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Diploma DemocracyThe Rise of Political Meritocracy$
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Mark Bovens and Anchrit Wille

Print publication date: 2017

Print ISBN-13: 9780198790631

Published to Oxford Scholarship Online: July 2017

DOI: 10.1093/oso/9780198790631.001.0001

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Remedying Diploma Democracy

Remedying Diploma Democracy

Chapter:
(p.164) 9 Remedying Diploma Democracy
Source:
Diploma Democracy
Author(s):

Mark Bovens

Anchrit Wille

Publisher:
Oxford University Press
DOI:10.1093/oso/9780198790631.003.0009

How can we remedy some of the negative effects of diploma democracy? First, we discuss the rise of nationalist parties. They have forced the mainstream political parties to pay more attention to the negative effects of immigration, globalization, and European unification. Next we discuss strategies to mitigate the dominance of the well-educated in politics. We start with remedies that address differences in political skills and knowledge. Then we discuss the deliberative arenas. Many democratic reforms contain an implicit bias towards the well-educated. A more realistic citizenship model is required. This can be achieved by bringing the ballot back in, for example, by merging deliberative and more direct forms of democracy through deliberative polling, corrective referendums, and more compulsory voting. The chapter ends with a discussion of ways to make the political elites more inclusive and responsive, such as descriptive representation, sortition, and plebiscitary elements.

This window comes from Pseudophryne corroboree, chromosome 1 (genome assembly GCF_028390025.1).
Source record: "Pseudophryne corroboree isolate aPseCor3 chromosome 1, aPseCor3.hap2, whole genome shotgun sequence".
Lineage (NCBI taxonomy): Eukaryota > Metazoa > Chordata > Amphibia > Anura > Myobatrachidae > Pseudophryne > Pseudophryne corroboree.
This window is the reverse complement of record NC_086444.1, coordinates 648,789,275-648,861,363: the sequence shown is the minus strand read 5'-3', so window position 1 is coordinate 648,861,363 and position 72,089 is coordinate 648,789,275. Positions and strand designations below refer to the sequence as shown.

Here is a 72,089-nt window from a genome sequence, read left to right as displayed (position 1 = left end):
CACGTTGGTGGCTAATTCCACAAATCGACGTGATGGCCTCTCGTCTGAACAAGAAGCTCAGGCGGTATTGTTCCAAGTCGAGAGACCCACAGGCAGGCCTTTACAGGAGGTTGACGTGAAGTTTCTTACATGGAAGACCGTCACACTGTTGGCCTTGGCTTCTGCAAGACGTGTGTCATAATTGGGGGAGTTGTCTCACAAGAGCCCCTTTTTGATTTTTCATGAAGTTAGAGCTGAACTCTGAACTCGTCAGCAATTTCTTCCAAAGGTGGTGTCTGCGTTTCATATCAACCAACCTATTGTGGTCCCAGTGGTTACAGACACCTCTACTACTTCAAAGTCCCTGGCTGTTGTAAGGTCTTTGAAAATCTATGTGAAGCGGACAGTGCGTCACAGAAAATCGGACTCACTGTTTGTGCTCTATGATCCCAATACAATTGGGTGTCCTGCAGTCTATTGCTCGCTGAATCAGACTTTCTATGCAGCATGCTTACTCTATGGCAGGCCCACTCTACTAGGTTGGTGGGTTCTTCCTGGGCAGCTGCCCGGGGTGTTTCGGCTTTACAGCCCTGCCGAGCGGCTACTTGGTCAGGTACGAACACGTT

Keywords:   democratic populism, civic education, deliberative polling, participation ceilings, corrective referendum, compulsory voting, sortition, plebiscites

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